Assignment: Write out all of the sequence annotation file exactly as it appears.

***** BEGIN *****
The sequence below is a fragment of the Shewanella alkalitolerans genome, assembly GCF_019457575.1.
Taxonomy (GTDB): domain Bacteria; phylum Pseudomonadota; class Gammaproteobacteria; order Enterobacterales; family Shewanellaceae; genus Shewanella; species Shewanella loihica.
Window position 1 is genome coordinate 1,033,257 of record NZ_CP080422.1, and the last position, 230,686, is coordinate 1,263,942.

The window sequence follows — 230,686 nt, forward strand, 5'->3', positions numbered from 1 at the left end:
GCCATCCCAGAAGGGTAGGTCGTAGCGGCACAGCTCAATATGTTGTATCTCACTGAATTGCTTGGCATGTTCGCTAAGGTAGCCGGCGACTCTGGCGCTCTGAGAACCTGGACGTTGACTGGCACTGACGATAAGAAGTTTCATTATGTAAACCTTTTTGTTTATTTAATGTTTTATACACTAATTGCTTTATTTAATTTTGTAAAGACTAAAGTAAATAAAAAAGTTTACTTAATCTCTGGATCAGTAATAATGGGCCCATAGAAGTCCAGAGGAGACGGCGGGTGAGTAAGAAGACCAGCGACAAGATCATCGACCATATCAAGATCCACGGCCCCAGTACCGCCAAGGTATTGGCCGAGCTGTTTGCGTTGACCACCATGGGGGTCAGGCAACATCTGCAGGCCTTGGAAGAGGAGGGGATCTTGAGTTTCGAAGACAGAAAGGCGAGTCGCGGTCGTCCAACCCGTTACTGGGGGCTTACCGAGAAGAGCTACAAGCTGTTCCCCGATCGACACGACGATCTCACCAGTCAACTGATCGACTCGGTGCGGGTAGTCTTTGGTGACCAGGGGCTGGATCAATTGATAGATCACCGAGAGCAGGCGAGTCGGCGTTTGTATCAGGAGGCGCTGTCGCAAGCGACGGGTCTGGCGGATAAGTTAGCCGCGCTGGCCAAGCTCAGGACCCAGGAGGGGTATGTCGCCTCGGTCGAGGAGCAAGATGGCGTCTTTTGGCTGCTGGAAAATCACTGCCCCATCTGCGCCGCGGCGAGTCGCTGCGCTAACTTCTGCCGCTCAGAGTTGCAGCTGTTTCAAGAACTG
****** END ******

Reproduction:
The sequence below is a fragment of the Shewanella alkalitolerans genome, assembly GCF_019457575.1.
Taxonomy (GTDB): domain Bacteria; phylum Pseudomonadota; class Gammaproteobacteria; order Enterobacterales; family Shewanellaceae; genus Shewanella; species Shewanella loihica.
Window position 1 is genome coordinate 1,033,257 of record NZ_CP080422.1, and the last position, 230,686, is coordinate 1,263,942.

The window sequence follows — 230,686 nt, forward strand, 5'->3', positions numbered from 1 at the left end:
GCCATCCCAGAAGGGTAGGTCGTAGCGGCACAGCTCAATATGTTGTATCTCACTGAATTGCTTGGCATGTTCGCTAAGGTAGCCGGCGACTCTGGCGCTCTGAGAACCTGGACGTTGACTGGCACTGACGATAAGAAGTTTCATTATGTAAACCTTTTTGTTTATTTAATGTTTTATACACTAATTGCTTTATTTAATTTTGTAAAGACTAAAGTAAATAAAAAAGTTTACTTAATCTCTGGATCAGTAATAATGGGCCCATAGAAGTCCAGAGGAGACGGCGGGTGAGTAAGAAGACCAGCGACAAGATCATCGACCATATCAAGATCCACGGCCCCAGTACCGCCAAGGTATTGGCCGAGCTGTTTGCGTTGACCACCATGGGGGTCAGGCAACATCTGCAGGCCTTGGAAGAGGAGGGGATCTTGAGTTTCGAAGACAGAAAGGCGAGTCGCGGTCGTCCAACCCGTTACTGGGGGCTTACCGAGAAGAGCTACAAGCTGTTCCCCGATCGACACGACGATCTCACCAGTCAACTGATCGACTCGGTGCGGGTAGTCTTTGGTGACCAGGGGCTGGATCAATTGATAGATCACCGAGAGCAGGCGAGTCGGCGTTTGTATCAGGAGGCGCTGTCGCAAGCGACGGGTCTGGCGGATAAGTTAGCCGCGCTGGCCAAGCTCAGGACCCAGGAGGGGTATGTCGCCTCGGTCGAGGAGCAAGATGGCGTCTTTTGGCTGCTGGAAAATCACTGCCCCATCTGCGCCGCGGCGAGTCGCTGCGCTAACTTCTGCCGCTCAGAGTTGCAGCTGTTTCAAGAACTG